Bible: What Does Joshua 4-7 Teach Us About the Consequences of Obedience and Disobedience?
A Reminder of God's Power
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Twelve Large Boulders
Joshua had earlier commanded each tribe to select one man for a certain unspecified task (see 3:12); now God reveals what that task is.
The chosen twelve should carry one large stone from the midst of the Jordan to their new camp "in Gilgal on the east border of Jericho" (vv. 1-3; cf. v. 19).
These boulders, Joshua explains, will serve as a sign to future generations: a reminder of what Yahweh did to the waters of the Jordan (vv. 4-7).
After the men dutifully obey, Joshua sets up another twelve large boulders where the priests had stood in the midst of the river (vv. 8-9).
[Note how the writer uses repetition as a mnemonic device].
Joshua records that three separate groups crossed the Jordan: the people (v. 10), the priests (v. 11), and the armed two and one-half tribes (v. 12).
This latter assembly of warriors—about 40,000—led the way onto the plains of Jericho (v. 13).
When all had been accomplished according to Joshua's words—the waters having returned to their place after the priests left the river—the people highly respect him (vv. 14-18; cf. God’s words in 3:7).
Once established at their camp at Gilgal on Jericho’s eastern border (v. 19), Joshua assembles “the children” and reviews with them what they should tell their grandchildren about the significance of the stones (vv. 20-22).
His generation should use the Sea of Reeds crossing, and the present generation the Jordan River miracle, to testify to the world about God's power and to remind themselves to fear the LORD (vv. 23-24).
[Prone to forget God's wonderful benefits toward us, we oftentimes need a visible sign of just one of His works to jog our memory].
The Commander of the LORD's Army
Serving as a transition between "this side of the Jordan" and Gilgal events, verse one recounts the reaction of the pagan kings in the new Land to Yahweh's latest wonder (cf. 2:10-11 for their reaction to the Sea of Reeds and wilderness victories).
Before God could fulfill His promise to give the Land to Israel, however, the warriors needed to undergo some delicate, painful surgery.
While they were wandering in the wilderness for forty years, their fathers had neglected (probably through disobedience) to circumcise their male children.
Therefore, Joshua leads others to perform the operations at Gilgal, and they all remain there until everyone heals (vv. 2-8).
[Circumcision represents a sign of the covenant between Yahweh and His people; see Genesis 17].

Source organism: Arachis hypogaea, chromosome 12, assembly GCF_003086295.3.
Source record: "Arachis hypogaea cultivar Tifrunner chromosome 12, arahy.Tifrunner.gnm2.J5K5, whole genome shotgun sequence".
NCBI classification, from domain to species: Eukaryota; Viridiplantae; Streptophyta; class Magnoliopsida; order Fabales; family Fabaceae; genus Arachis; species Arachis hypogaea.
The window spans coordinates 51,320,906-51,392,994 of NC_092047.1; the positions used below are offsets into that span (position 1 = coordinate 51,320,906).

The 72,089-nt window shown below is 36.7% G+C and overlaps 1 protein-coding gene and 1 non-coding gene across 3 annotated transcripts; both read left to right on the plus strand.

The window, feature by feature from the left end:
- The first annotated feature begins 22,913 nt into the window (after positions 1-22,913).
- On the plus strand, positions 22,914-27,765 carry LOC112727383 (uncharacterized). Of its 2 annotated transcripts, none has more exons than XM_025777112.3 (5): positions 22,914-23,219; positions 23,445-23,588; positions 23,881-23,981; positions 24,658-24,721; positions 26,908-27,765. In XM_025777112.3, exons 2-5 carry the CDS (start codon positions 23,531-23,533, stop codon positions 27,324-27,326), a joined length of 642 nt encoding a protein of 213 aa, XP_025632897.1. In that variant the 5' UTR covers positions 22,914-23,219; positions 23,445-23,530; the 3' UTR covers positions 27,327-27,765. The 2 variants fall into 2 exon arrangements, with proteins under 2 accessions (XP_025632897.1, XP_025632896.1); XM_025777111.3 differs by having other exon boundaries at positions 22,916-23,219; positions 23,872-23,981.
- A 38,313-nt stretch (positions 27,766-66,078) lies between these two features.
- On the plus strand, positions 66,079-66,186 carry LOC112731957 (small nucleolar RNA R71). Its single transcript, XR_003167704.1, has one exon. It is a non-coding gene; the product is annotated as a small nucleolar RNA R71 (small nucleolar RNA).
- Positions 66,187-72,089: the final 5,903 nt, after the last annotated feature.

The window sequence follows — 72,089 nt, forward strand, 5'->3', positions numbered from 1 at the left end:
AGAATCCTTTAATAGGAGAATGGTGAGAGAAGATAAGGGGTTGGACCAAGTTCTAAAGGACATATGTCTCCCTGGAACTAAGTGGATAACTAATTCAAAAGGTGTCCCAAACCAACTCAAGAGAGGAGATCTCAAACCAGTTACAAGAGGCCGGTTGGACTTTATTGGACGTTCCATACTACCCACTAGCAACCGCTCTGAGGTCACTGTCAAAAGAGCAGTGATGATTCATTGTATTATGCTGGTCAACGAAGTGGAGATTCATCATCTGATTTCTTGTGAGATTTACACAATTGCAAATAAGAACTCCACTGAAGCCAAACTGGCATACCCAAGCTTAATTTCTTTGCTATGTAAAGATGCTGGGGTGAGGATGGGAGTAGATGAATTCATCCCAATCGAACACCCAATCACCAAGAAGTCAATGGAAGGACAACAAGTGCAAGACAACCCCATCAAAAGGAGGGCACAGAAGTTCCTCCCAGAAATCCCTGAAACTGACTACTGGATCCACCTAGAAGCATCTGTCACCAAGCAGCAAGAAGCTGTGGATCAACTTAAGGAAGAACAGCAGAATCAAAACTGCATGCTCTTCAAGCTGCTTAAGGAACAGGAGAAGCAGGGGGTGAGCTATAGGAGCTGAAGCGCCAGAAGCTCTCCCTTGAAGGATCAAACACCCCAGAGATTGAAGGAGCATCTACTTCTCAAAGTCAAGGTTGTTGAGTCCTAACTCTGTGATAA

In Gilgal, Israel celebrates the Passover on the fourteenth of Nisan, and eats the Land's produce for the first time on the fifteenth.
Their everyday sustenance while in the wilderness –manna—ceases to fall from heaven on the sixteenth, signifying that from that time forward they would eat the food which the Land produced (vv. 10-12).
Shortly thereafter, Joshua encounters the Commander of the Army of the LORD, who appears before Israel's general ready for battle (v. 13).
Once he realizes Who this Man is, Joshua bows down and worships Him (v. 14).
The Man—not an archangel, but a pre-incarnate appearance of the Messiah—instructs Joshua to do what the LORD once commanded Moses to do on Mount Sinai (v. 15; cf. Ex. 3:5).
[We must make proper preparations before launching out on a new endeavor.
God made sure that His people were following His covenant stipulations.
He also wanted Joshua to meet the Commander-in-Chief, so that he would not think that he was alone in the battle].
Yahweh reviews with Joshua the complete scenario of the conquest of fortified Jericho: the seven days of marching, the priestly trumpet blowing, the great shouting, and the falling down of the wall (vv. 1-5).
All that Israel needs to do now is obey God's instructions.
And, by grace, the nation does!
Joshua gives a detailed account of the first day's march—one time around the city—and the trumpeting.
He also admonishes Israel not to make a verbal sound at all until that final day (vv. 6-11).
The people repeat the same procedure for five more days (vv. 12-14).
On the seventh day, however, they travel seven times around Jericho (v. 15).
After Joshua reminds the warriors to spare Rahab and her household (vv. 16-17), and warns them not to take as booty any "accursed things" (v. 18) but to bring all the precious metals into the treasury (v. 19), the people shout, the walls come tumbling down, and Israel utterly annihilates every animal and every human being in the city (vv. 20-21).